Murder trial jury asked to acquit 'on grounds of self-defence'

Murder trial jury asked to acquit 'on grounds of self-defence'

The barrister of a Dublin man who stabbed his friend to death has asked his trial jury to acquit him of murder on grounds of self-defence.

Diarmaid McGuinness SC, defending, was giving his closing speech in the trial of the 36-year-old, who is charged with murdering his life-long friend and causing serious injury to another man.

Martin Toland of Walkinstown Park has pleaded not guilty to murdering 28-year-old Alan Nolan and seriously injuring James Carroll (now 32) at Cedar Brook Walk, Ballyfermot, Dublin on September 8, 2007.

The defendant, who is missing half a lung, claims that he was acting in self-defence when he stabbed both men a number of times at Mr Nolan’s home.

He said he was in fear for his life when they attacked him because, being on a blood thinner, he knew he could die from one bang to the head.

Mr McGuinness today asked the Central Criminal Court jury to being in a verdict of acquittal on both counts.

He said that his client had a knife produced against him by Mr Nolan, disarmed the assailant and retreated out the door.

He said that he was then set upon by the assailant and his friend, Mr Carroll, and that Mr Toland acted out of fear by fending them off with the knife.

“You ask what you would do in that situation,” he suggested to the jury. “You would be entitled to fend them off.”

Mr McGuinness said that all the wounds inflicted were consistent with him fending off both men and described the logic of his client’s account as compelling.

“Mr Toland is doing no more than is necessary to stop them coming at him, disarming them and doing whatever they were going to do if they got the knife,” he said. “That’s the kind of fear you have to consider.”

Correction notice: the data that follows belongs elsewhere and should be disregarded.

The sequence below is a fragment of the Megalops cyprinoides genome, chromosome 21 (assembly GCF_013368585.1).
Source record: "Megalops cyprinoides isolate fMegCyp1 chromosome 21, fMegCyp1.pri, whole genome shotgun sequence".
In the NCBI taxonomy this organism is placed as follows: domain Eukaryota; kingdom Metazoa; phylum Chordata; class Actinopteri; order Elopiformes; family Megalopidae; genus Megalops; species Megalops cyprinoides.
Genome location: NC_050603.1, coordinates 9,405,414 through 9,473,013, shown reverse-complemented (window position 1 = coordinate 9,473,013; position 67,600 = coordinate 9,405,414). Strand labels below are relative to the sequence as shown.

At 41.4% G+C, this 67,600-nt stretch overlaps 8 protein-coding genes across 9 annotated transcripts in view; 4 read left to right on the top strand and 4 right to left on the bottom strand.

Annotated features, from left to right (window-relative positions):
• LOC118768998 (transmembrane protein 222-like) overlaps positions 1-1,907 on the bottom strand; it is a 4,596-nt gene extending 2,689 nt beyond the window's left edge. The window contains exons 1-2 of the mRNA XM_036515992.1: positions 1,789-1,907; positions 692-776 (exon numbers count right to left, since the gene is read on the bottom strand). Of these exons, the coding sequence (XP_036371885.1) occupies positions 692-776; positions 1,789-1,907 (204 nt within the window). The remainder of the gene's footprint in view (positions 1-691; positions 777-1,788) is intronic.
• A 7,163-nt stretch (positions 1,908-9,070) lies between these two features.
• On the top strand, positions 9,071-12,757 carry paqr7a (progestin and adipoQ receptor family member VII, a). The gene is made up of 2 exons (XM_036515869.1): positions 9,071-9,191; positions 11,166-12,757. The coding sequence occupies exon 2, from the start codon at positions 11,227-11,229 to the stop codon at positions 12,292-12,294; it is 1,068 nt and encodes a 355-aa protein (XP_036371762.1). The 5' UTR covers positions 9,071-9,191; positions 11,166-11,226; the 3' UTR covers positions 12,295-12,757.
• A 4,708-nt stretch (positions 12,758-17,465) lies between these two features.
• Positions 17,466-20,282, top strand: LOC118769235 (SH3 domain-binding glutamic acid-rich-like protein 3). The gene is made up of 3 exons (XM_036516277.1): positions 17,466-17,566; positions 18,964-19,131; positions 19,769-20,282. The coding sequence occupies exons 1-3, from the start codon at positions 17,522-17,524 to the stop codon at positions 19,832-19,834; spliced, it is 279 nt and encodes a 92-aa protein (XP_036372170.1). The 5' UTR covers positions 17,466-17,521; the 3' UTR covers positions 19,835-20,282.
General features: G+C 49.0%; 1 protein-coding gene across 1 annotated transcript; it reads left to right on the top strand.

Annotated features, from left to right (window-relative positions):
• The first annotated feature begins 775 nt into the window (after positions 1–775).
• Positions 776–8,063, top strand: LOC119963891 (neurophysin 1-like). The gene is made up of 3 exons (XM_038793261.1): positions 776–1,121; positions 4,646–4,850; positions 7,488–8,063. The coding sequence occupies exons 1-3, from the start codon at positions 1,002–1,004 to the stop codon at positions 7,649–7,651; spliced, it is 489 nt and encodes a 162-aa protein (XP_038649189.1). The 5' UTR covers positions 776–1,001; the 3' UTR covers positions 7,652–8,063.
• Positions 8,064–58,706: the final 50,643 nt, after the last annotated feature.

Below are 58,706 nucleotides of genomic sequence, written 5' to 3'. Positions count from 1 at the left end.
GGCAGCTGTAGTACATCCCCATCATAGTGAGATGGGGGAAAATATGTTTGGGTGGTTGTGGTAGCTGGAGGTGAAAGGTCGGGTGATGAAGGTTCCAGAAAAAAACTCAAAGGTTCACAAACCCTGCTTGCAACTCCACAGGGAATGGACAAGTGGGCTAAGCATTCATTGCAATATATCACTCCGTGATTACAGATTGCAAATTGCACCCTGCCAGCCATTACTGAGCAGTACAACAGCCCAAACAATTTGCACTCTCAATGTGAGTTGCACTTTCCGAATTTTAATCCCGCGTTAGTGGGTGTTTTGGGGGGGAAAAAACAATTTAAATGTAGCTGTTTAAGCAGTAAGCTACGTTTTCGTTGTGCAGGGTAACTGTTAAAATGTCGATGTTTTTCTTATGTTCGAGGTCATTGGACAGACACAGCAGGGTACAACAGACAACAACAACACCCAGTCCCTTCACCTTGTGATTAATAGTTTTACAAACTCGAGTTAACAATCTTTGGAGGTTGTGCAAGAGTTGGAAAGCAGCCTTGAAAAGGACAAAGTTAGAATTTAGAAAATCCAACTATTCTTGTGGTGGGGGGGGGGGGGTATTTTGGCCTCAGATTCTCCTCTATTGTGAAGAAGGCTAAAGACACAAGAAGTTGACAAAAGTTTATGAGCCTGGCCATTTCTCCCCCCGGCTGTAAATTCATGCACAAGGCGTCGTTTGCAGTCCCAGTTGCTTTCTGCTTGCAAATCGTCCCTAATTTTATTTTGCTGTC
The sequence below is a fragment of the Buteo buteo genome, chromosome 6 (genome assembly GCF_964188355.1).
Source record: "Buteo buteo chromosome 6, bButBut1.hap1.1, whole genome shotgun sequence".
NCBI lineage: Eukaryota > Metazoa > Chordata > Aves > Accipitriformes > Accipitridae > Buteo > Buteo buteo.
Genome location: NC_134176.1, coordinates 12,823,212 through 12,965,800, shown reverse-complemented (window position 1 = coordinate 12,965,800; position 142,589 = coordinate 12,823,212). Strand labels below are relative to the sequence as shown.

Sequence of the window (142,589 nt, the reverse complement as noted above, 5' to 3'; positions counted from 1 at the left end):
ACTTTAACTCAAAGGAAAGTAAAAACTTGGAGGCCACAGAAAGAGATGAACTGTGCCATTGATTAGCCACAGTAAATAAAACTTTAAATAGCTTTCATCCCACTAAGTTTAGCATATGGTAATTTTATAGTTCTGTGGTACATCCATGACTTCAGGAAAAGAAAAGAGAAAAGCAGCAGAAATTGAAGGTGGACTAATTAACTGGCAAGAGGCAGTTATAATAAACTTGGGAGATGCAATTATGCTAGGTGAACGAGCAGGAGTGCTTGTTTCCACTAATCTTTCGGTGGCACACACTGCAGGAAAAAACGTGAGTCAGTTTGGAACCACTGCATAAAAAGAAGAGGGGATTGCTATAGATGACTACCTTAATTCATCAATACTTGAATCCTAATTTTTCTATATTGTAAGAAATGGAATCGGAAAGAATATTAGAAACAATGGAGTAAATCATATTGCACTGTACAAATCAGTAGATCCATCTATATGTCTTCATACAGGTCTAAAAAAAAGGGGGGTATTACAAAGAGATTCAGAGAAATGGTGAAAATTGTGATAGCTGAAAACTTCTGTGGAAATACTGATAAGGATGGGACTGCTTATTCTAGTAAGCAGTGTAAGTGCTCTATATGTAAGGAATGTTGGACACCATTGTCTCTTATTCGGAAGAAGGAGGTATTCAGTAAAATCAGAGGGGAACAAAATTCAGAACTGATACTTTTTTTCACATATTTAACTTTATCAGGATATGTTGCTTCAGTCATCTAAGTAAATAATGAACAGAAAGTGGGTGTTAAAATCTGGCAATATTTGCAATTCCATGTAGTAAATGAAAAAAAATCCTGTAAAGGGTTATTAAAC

He told the jurors that this would be a full defence of murder and if they were satisfied of this, it would be their duty to acquit.

He said that if they decided Mr Toland unknowingly used excessive force to defend himself, then they should bring in a verdict of manslaughter.

“It only becomes murder if the evidence shows that he couldn’t have believed he was acting in self defence and the force was excessive,” he said, pointing to the prosecution’s argument in the case.

“I suggest you couldn’t conclude that after rigorous scrutiny of the evidence,” he added. “In my submission, you should find him not guilty of both offences.”

He also suggested that the seven women and five men of the jury ought not to decide the case without examining the knife used. He reminded them that the Deputy State Pathologist described it as having a very thin blade with a very sharp point.

Mr Justice Barry White has now begun charging the jury, which is expected to begin deliberating tomorrow.


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